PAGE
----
Living With Polio

Slow Healing

Post-Polio Health, Volume 29, Number 2, Spring 2013
Ask Dr. Maynard
Frederick M. Maynard, MD

Question: I scraped and cut my leg that is most affected by polio. It has not healed after two months. (I am not diabetic.) My family physician is sending me to a wound clinic. What can I expect at the wound clinic? Have you seen slow healing in polio survivors? Do you have any other advice?

Answer: There are many reasons for delayed healing of cuts on the leg, especially in older people. It is not an expected result of post-polio residual weakness. However, many aging polio survivors develop other conditions, some related to their long-term polio limitations that may contribute to slower healing. A referral to a wound clinic is a good idea. They will look into possible superficial infection as a cause of the poor healing and treat it if necessary. They will evaluate your leg circulation, including venous flow carrying blood out of the leg to prevent swelling and edema. They are also experts at the optimal type of cleansing routines and dressings for the sore.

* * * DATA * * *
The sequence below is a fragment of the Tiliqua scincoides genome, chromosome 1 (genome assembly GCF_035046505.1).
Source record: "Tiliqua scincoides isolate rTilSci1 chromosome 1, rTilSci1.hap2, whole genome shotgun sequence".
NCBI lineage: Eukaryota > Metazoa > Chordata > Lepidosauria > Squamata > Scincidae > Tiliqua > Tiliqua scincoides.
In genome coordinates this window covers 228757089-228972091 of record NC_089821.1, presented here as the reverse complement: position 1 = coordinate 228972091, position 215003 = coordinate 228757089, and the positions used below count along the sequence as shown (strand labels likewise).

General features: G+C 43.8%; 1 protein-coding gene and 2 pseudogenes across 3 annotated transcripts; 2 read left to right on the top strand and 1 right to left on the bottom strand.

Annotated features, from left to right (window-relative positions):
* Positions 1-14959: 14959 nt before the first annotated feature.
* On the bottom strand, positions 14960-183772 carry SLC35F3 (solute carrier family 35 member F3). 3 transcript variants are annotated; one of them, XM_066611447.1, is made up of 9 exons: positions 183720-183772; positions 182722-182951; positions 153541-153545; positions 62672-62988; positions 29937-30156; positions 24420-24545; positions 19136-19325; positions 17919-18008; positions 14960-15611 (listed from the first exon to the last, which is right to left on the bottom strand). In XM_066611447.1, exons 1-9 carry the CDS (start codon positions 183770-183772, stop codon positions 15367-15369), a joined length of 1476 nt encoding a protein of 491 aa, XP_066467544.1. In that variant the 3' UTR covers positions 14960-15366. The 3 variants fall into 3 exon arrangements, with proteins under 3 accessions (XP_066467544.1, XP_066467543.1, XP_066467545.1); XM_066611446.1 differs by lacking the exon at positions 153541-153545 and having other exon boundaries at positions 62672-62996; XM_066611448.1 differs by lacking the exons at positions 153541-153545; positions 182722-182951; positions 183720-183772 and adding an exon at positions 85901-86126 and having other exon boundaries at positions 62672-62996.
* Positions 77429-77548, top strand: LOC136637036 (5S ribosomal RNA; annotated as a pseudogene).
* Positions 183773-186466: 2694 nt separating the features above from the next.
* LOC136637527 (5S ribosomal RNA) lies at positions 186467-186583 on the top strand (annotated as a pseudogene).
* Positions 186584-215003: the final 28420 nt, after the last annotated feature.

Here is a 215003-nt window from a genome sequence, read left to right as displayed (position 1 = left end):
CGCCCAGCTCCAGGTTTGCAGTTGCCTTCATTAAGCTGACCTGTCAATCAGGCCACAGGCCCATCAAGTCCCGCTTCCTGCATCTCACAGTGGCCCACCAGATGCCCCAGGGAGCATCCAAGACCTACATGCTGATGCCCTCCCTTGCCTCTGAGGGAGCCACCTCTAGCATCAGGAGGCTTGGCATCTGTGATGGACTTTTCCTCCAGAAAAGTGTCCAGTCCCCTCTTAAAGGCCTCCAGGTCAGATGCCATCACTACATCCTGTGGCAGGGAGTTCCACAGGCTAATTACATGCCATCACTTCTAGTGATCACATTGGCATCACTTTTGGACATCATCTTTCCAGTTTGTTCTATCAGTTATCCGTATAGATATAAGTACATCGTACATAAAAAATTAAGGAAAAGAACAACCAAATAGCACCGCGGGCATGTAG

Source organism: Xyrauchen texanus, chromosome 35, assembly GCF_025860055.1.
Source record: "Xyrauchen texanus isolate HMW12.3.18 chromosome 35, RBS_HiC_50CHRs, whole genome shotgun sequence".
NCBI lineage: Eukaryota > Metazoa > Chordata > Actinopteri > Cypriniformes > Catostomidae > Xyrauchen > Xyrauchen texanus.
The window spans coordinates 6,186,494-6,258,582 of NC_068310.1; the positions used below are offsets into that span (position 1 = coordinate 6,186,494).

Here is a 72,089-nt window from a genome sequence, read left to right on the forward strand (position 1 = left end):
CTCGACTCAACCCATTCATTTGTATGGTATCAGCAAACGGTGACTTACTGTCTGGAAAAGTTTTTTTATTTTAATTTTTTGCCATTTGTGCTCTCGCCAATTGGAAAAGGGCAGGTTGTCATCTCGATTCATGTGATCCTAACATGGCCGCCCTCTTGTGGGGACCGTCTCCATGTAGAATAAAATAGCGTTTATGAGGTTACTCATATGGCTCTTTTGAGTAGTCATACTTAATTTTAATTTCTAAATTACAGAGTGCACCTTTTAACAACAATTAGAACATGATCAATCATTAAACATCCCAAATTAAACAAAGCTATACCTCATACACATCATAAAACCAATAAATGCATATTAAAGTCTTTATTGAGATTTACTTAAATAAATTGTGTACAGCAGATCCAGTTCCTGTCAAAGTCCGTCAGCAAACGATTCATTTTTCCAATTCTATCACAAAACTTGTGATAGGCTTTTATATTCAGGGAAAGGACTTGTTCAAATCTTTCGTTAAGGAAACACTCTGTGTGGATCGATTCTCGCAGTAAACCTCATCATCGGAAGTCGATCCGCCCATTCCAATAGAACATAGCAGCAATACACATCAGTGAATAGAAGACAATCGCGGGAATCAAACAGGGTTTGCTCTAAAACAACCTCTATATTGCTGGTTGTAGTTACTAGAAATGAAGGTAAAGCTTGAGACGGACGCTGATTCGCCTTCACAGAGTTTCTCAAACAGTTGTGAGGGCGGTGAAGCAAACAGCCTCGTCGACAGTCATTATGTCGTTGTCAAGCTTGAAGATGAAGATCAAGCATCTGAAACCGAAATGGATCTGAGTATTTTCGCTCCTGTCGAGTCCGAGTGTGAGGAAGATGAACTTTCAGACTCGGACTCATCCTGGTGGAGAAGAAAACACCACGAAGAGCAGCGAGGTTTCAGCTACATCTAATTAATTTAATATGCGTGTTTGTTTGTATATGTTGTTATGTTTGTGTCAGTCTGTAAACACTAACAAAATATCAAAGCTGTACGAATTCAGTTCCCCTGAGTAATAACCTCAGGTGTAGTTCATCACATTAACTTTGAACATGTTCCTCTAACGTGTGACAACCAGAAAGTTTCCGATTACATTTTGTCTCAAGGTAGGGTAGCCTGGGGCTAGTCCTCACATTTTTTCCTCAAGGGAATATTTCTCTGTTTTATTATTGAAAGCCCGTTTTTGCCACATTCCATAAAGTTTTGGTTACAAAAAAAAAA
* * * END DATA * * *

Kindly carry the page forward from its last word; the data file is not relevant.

In my experience, the most common factor contributing to poor healing in polio survivors is insufficient attention to controlling swelling and edema. Frequent and lengthy periods of having the leg elevated are difficult but can be very important to successful healing. One should maintain a good activity level to prevent new weakness from inactivity, while still avoiding longer periods of standing, walking or having the feet down. Also using some type of supportive wrapping or support stockings when on your feet can also be very helpful. These suggestions can be discussed and considered with the wound clinic staff (usually nurse clinicians as well as doctors).

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